Nearly everyone likes fireworks, with the exception of cats. (Cats hate them with a fiery passion like the cuddly little haters they are.) Something about the bright colors against a black sky appeals to our imagination. For me as a chemistry-type person, I love fireworks shows for an additional reason — because fireworks are a beautiful display of some simple yet violent chemistry in action.
As a general rule, selfish people don’t get along well with other selfish people, and the same is true of elements. As you go towards the upper right-hand corner of the periodic table, elements get more selfish about how they share electrons, as you can see in the chart below. The higher the number, the more selfish the element. Fluorine is the undisputed king. This is by no means the only trend that determines how elements behave; other things like size and available orbitals are very important. But it’s a good general rule that if you see oxygens, chlorines and/or fluorines bonded to each other, the resulting molecule is probably not very happy. It may blow up at room temperature or it may need you to give it a push in the form of heat and a spark, but make no mistake, it wants to react with a molecule made mostly of less selfish elements (aka a fuel).
So chlorine trifluoride, for example:
is a hideously unhappy molecule, and you don’t need to make it to know that. It’s dying to react with somebody, anybody, really. From what I’ve heard (most chemists have never worked with this stuff) chlorine trifluoride reacts explosively and violently with water, brick, concrete, asbestos, wood, sand and safety gloves. Basically anything and everything, in other words. Some Nazi scientists made some of this because they were looking for new ways to blow things up and even they decided it was too nasty to play with.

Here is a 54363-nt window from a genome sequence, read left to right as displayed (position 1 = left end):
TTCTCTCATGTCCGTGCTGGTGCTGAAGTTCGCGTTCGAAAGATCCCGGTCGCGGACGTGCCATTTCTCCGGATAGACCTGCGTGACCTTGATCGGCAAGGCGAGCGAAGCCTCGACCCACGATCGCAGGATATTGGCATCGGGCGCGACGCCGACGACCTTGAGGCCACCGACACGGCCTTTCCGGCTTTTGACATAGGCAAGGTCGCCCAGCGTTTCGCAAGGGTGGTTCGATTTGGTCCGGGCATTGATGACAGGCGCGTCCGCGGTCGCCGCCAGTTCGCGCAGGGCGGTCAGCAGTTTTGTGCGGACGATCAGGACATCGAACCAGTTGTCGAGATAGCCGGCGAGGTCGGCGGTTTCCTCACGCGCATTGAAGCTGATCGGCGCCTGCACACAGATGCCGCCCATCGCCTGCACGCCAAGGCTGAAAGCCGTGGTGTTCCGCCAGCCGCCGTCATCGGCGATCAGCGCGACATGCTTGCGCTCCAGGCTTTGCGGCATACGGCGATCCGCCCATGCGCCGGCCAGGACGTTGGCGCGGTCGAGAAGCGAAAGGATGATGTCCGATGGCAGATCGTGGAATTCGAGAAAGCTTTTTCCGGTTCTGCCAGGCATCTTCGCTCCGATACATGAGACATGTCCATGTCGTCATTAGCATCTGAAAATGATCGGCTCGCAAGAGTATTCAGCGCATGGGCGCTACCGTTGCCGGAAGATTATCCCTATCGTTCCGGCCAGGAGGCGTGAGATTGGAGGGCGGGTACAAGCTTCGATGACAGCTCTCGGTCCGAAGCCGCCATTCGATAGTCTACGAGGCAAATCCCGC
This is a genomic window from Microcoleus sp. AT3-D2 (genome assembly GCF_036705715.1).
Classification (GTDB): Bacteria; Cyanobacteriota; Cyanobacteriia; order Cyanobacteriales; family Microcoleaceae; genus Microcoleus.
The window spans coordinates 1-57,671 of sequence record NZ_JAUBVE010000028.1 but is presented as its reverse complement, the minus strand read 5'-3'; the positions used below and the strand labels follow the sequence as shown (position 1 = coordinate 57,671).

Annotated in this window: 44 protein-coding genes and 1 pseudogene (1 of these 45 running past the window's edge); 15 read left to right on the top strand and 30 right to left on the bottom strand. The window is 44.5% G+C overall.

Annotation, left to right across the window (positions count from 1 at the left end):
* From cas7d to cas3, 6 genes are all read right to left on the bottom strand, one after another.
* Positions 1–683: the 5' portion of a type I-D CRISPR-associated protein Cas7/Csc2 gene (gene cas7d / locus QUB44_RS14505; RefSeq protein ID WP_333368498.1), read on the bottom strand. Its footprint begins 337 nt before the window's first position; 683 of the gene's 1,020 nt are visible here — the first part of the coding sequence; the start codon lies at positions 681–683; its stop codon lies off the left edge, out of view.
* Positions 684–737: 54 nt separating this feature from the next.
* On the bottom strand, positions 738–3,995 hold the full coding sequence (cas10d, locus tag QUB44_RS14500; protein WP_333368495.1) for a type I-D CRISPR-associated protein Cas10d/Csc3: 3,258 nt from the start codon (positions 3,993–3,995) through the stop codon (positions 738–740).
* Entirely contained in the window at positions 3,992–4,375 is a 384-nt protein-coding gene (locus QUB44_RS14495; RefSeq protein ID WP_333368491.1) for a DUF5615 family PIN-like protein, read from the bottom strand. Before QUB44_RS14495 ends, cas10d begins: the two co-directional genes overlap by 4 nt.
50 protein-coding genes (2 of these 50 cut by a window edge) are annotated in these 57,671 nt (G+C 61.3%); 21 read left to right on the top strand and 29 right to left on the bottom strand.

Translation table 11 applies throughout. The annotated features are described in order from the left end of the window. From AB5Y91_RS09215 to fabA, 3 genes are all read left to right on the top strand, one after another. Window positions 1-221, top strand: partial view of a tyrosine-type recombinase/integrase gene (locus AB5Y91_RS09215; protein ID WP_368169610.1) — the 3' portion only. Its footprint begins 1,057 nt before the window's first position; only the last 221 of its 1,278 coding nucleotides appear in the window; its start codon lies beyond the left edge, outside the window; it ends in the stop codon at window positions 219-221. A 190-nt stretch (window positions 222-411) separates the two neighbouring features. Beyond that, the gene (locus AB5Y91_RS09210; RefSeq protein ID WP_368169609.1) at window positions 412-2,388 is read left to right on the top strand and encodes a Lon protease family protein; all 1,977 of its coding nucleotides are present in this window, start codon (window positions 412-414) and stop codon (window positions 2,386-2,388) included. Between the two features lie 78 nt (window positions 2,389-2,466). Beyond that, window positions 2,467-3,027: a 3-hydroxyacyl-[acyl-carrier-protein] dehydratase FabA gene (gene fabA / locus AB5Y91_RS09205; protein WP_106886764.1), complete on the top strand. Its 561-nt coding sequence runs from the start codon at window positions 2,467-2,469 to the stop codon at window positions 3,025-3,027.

OK, so that’s kind of an extreme example. How about this one? Oxygen gas.
We don’t think of this as very dangerous, because it’s in the air we breathe, but watch what it does when you give it a spark and some fuel. Those two oxygen atoms aren’t very happy about being stuck together, and they’d really like to react with some carbon-containing compound to make water and carbon dioxide, both of which are much more stable. The two oxygens are joined by a double bond, however, and breaking that double bond takes a reasonable amount of energy, which is why these reactions are very slow at room temperature. Increasing temperature speeds up most reactions exponentially; this one is no exception.